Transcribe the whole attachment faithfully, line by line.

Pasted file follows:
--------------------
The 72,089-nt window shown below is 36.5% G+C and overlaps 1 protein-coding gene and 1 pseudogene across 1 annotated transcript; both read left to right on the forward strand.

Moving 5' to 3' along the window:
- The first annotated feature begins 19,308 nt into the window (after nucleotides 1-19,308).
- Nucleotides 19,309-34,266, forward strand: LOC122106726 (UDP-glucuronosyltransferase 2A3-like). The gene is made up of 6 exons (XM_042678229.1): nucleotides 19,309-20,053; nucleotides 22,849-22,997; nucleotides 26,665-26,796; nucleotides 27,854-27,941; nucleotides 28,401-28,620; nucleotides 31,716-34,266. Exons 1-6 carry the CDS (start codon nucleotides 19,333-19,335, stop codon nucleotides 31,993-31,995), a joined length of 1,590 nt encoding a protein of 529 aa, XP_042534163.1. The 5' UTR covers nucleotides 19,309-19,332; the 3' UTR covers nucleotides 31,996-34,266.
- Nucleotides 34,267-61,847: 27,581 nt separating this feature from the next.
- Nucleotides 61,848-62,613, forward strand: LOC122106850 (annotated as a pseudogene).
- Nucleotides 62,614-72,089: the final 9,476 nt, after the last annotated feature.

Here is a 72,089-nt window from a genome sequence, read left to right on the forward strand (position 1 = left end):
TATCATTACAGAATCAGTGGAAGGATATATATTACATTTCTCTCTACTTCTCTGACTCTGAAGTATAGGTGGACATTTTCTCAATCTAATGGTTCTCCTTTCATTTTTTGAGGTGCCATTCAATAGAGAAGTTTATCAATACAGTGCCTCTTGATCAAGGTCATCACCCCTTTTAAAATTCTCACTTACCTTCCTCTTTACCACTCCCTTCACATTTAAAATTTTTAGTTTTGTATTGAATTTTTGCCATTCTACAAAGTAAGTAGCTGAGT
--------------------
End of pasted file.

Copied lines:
The 72,089-nt window shown below is 36.5% G+C and overlaps 1 protein-coding gene and 1 pseudogene across 1 annotated transcript; both read left to right on the forward strand.

Moving 5' to 3' along the window:
- The first annotated feature begins 19,308 nt into the window (after nucleotides 1-19,308).
- Nucleotides 19,309-34,266, forward strand: LOC122106726 (UDP-glucuronosyltransferase 2A3-like). The gene is made up of 6 exons (XM_042678229.1): nucleotides 19,309-20,053; nucleotides 22,849-22,997; nucleotides 26,665-26,796; nucleotides 27,854-27,941; nucleotides 28,401-28,620; nucleotides 31,716-34,266. Exons 1-6 carry the CDS (start codon nucleotides 19,333-19,335, stop codon nucleotides 31,993-31,995), a joined length of 1,590 nt encoding a protein of 529 aa, XP_042534163.1. The 5' UTR covers nucleotides 19,309-19,332; the 3' UTR covers nucleotides 31,996-34,266.
- Nucleotides 34,267-61,847: 27,581 nt separating this feature from the next.
- Nucleotides 61,848-62,613, forward strand: LOC122106850 (annotated as a pseudogene).
- Nucleotides 62,614-72,089: the final 9,476 nt, after the last annotated feature.

Here is a 72,089-nt window from a genome sequence, read left to right on the forward strand (position 1 = left end):
TATCATTACAGAATCAGTGGAAGGATATATATTACATTTCTCTCTACTTCTCTGACTCTGAAGTATAGGTGGACATTTTCTCAATCTAATGGTTCTCCTTTCATTTTTTGAGGTGCCATTCAATAGAGAAGTTTATCAATACAGTGCCTCTTGATCAAGGTCATCACCCCTTTTAAAATTCTCACTTACCTTCCTCTTTACCACTCCCTTCACATTTAAAATTTTTAGTTTTGTATTGAATTTTTGCCATTCTACAAAGTAAGTAGCTGAGT